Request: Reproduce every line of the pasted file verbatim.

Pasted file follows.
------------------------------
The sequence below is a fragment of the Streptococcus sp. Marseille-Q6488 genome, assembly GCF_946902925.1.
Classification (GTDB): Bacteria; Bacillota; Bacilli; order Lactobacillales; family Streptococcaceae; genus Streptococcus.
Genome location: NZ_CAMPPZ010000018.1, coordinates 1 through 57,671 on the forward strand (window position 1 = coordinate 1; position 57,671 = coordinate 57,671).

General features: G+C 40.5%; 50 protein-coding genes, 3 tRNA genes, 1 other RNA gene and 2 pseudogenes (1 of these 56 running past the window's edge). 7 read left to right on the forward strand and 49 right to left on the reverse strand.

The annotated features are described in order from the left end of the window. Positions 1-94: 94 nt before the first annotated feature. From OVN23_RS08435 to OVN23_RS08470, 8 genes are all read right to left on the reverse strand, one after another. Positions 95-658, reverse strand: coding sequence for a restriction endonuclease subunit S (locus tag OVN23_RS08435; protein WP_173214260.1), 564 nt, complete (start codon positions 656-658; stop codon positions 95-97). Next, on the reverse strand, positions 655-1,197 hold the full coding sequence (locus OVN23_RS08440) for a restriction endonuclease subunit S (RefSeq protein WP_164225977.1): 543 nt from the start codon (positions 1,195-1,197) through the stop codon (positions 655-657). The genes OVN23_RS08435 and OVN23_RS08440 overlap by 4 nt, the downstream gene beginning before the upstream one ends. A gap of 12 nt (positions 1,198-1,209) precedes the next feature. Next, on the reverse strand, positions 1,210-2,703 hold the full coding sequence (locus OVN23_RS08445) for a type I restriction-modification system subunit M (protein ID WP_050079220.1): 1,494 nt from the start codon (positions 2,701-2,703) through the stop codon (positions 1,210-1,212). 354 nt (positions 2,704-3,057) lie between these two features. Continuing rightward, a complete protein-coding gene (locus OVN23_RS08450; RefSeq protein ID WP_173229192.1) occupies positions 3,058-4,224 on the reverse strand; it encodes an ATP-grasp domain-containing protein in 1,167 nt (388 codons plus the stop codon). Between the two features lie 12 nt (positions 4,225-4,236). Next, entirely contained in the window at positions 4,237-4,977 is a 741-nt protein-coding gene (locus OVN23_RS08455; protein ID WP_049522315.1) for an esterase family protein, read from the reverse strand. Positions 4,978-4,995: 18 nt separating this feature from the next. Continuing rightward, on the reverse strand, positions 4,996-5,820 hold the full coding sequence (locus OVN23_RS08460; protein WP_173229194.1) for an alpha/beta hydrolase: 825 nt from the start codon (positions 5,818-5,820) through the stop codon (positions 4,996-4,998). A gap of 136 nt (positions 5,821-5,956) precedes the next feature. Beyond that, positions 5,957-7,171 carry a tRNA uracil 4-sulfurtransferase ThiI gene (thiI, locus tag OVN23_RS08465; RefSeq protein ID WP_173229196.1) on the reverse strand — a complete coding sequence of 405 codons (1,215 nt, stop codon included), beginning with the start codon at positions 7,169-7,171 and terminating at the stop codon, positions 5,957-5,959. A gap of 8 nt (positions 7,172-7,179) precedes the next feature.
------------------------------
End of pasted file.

The sequence below is a fragment of the Streptococcus sp. Marseille-Q6488 genome, assembly GCF_946902925.1.
Classification (GTDB): Bacteria; Bacillota; Bacilli; order Lactobacillales; family Streptococcaceae; genus Streptococcus.
Genome location: NZ_CAMPPZ010000018.1, coordinates 1 through 57,671 on the forward strand (window position 1 = coordinate 1; position 57,671 = coordinate 57,671).

General features: G+C 40.5%; 50 protein-coding genes, 3 tRNA genes, 1 other RNA gene and 2 pseudogenes (1 of these 56 running past the window's edge). 7 read left to right on the forward strand and 49 right to left on the reverse strand.

The annotated features are described in order from the left end of the window. Positions 1-94: 94 nt before the first annotated feature. From OVN23_RS08435 to OVN23_RS08470, 8 genes are all read right to left on the reverse strand, one after another. Positions 95-658, reverse strand: coding sequence for a restriction endonuclease subunit S (locus tag OVN23_RS08435; protein WP_173214260.1), 564 nt, complete (start codon positions 656-658; stop codon positions 95-97). Next, on the reverse strand, positions 655-1,197 hold the full coding sequence (locus OVN23_RS08440) for a restriction endonuclease subunit S (RefSeq protein WP_164225977.1): 543 nt from the start codon (positions 1,195-1,197) through the stop codon (positions 655-657). The genes OVN23_RS08435 and OVN23_RS08440 overlap by 4 nt, the downstream gene beginning before the upstream one ends. A gap of 12 nt (positions 1,198-1,209) precedes the next feature. Next, on the reverse strand, positions 1,210-2,703 hold the full coding sequence (locus OVN23_RS08445) for a type I restriction-modification system subunit M (protein ID WP_050079220.1): 1,494 nt from the start codon (positions 2,701-2,703) through the stop codon (positions 1,210-1,212). 354 nt (positions 2,704-3,057) lie between these two features. Continuing rightward, a complete protein-coding gene (locus OVN23_RS08450; RefSeq protein ID WP_173229192.1) occupies positions 3,058-4,224 on the reverse strand; it encodes an ATP-grasp domain-containing protein in 1,167 nt (388 codons plus the stop codon). Between the two features lie 12 nt (positions 4,225-4,236). Next, entirely contained in the window at positions 4,237-4,977 is a 741-nt protein-coding gene (locus OVN23_RS08455; protein ID WP_049522315.1) for an esterase family protein, read from the reverse strand. Positions 4,978-4,995: 18 nt separating this feature from the next. Continuing rightward, on the reverse strand, positions 4,996-5,820 hold the full coding sequence (locus OVN23_RS08460; protein WP_173229194.1) for an alpha/beta hydrolase: 825 nt from the start codon (positions 5,818-5,820) through the stop codon (positions 4,996-4,998). A gap of 136 nt (positions 5,821-5,956) precedes the next feature. Beyond that, positions 5,957-7,171 carry a tRNA uracil 4-sulfurtransferase ThiI gene (thiI, locus tag OVN23_RS08465; RefSeq protein ID WP_173229196.1) on the reverse strand — a complete coding sequence of 405 codons (1,215 nt, stop codon included), beginning with the start codon at positions 7,169-7,171 and terminating at the stop codon, positions 5,957-5,959. A gap of 8 nt (positions 7,172-7,179) precedes the next feature.